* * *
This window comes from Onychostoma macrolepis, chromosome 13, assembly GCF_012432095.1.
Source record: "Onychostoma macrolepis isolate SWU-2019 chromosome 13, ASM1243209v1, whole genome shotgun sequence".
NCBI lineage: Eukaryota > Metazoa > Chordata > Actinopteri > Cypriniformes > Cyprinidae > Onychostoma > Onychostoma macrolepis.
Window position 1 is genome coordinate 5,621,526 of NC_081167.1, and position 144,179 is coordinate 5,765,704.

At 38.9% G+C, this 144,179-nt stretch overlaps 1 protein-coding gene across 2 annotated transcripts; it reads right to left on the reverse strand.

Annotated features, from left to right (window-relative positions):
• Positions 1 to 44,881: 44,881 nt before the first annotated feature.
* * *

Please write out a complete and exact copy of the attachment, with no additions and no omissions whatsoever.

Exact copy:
This window comes from Onychostoma macrolepis, chromosome 13, assembly GCF_012432095.1.
Source record: "Onychostoma macrolepis isolate SWU-2019 chromosome 13, ASM1243209v1, whole genome shotgun sequence".
NCBI lineage: Eukaryota > Metazoa > Chordata > Actinopteri > Cypriniformes > Cyprinidae > Onychostoma > Onychostoma macrolepis.
Window position 1 is genome coordinate 5,621,526 of NC_081167.1, and position 144,179 is coordinate 5,765,704.

At 38.9% G+C, this 144,179-nt stretch overlaps 1 protein-coding gene across 2 annotated transcripts; it reads right to left on the reverse strand.

Annotated features, from left to right (window-relative positions):
• Positions 1 to 44,881: 44,881 nt before the first annotated feature.